American Foxhound Photo

American Foxhound Dog Breed Info & Pictures

Swift, agile, and equipped with a powerful nose, the American Foxhound lives to hunt. In fact, this dog was bred specifically to be the best hunting dog around. Lean and strong, their short coat can be any color. Don’t let their well-earned reputation as a capable hunter give you the wrong impression: they are very affectionate at home, and their gentle eyes have a naturally pleading look that will have you dishing out tummy rubs on demand before you know it.

American Foxhounds have a slightly high-set tail with minimal curvature, which streamlines into their lean body that is built for speed and quick changes of direction. Taller, yet lighter than their British cousins, the American Foxhound dog is happiest when racing across the trail, following their famously powerful noses after an interesting scent.

American Foxhound Fast Facts

12 - 13 years
United States
17th century
45 - 65 lb
40 - 60 lb
22 - 25"
21 - 24"
American Fox Hound.


The American Foxhound is happiest when theyre hunting, running, and leaping through woods....

This dogs sense of smell is absolutely amazing. They think so, too, and the world for them is filled with good sniffs and fascinating odors to explore. In fact, once they are in pursuit of a new smell, it can be really difficult to get them to focus on anything else including listening to you!

Despite their hunting roots, they are great with kids, very affectionate, and quite gentle. Outside of immediate family, their reaction to new faces and strangers varies greatly. Some are wary and protective, eying newcomers with an I dont know about this guy expression. More social American Foxhounds will scramble on the floor to get up as quickly as possible when the doorbell rings, even beating the local Labrador in a mad rush to introduce themselves. Others land anywhere on the spectrum of cheerfully social to cautiously skeptical.

Due to the tremendous variation in how they react, its really important to find out more about the parents of your prospective pup if youre working with American Foxhound breeders. Any reputable breeder will have the parents available on-site for you to meet and see how they respond to new people. That way, you can be sure you find the companion with the right personality for you.

Trained as a pack hunter, American Foxhounds get along swell with other dogs. But they do bay, howl, and carry on a bit, so they dont mix well with city life.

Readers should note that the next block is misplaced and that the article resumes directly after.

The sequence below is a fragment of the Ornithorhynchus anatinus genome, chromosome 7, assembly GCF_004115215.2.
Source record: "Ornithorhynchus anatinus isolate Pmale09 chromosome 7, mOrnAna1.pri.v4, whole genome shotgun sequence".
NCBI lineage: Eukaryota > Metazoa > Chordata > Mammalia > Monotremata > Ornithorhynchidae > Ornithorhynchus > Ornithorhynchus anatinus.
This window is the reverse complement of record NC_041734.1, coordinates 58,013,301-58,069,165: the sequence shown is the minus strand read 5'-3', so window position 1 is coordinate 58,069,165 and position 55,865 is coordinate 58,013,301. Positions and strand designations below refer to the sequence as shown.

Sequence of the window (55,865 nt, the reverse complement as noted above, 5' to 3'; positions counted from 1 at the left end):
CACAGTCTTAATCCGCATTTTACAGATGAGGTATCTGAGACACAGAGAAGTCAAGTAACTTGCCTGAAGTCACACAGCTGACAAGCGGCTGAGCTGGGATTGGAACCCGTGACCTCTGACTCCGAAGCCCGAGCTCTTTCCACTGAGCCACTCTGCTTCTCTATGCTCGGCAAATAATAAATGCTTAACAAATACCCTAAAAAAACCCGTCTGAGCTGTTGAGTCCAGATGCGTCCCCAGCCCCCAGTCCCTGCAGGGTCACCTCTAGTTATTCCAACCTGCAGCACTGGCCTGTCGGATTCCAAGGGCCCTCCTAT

Caring For a American Foxhound

American Foxhounds are bursting with speed and stamina....

This dog needs a lot of physical and mental exercise every day. While daily walks and romps are OK, they are happiest when they can do what they were born to do: hunt. Trained early and often, American Foxhounds are simply amazing dogs to have at your side in search of fresh game. Even if you dont plan on taking them hunting with you, obedience training at an early age is super important, or this smart, athletic dog can be difficult to manage as they grow up.

Their short coat requires very little grooming, which is a nice perk. A pack animal at heart, they are happiest in the home with their family, and they dont take well to being put outside where they feel alone and separated. This dog wants to hunt with you all day, share meals in the same room, and then curl up and warm your feet at night after a job well done. They are an incredibly healthy breed and dont have a record of hereditary illnesses.

American Foxhound History

Breed History

With a long history of hunting, American Foxhounds remain true to their original purpose....

Their predecessors first arrived in the America in 1650. Fox hunting was a popular sport then, and the distant relatives of the American Foxhound excelled at the sport, which required a strong nose, speed, and the ability to change direction at a moments notice.

Pleased with the dog's success at hunting foxes, American hunters wanted the dog to be able to pursue deer as well. Foxhounds from Ireland and France made their way into the breeds family tree, and by the 19th century, the American Foxhound as we know them today had taken shape. The breed was formally recognized by the AKC in 1886. Even today, the American Foxhound remains a hunting dog, an important role they have held for nearly 400 years straight. Now thats a winning record!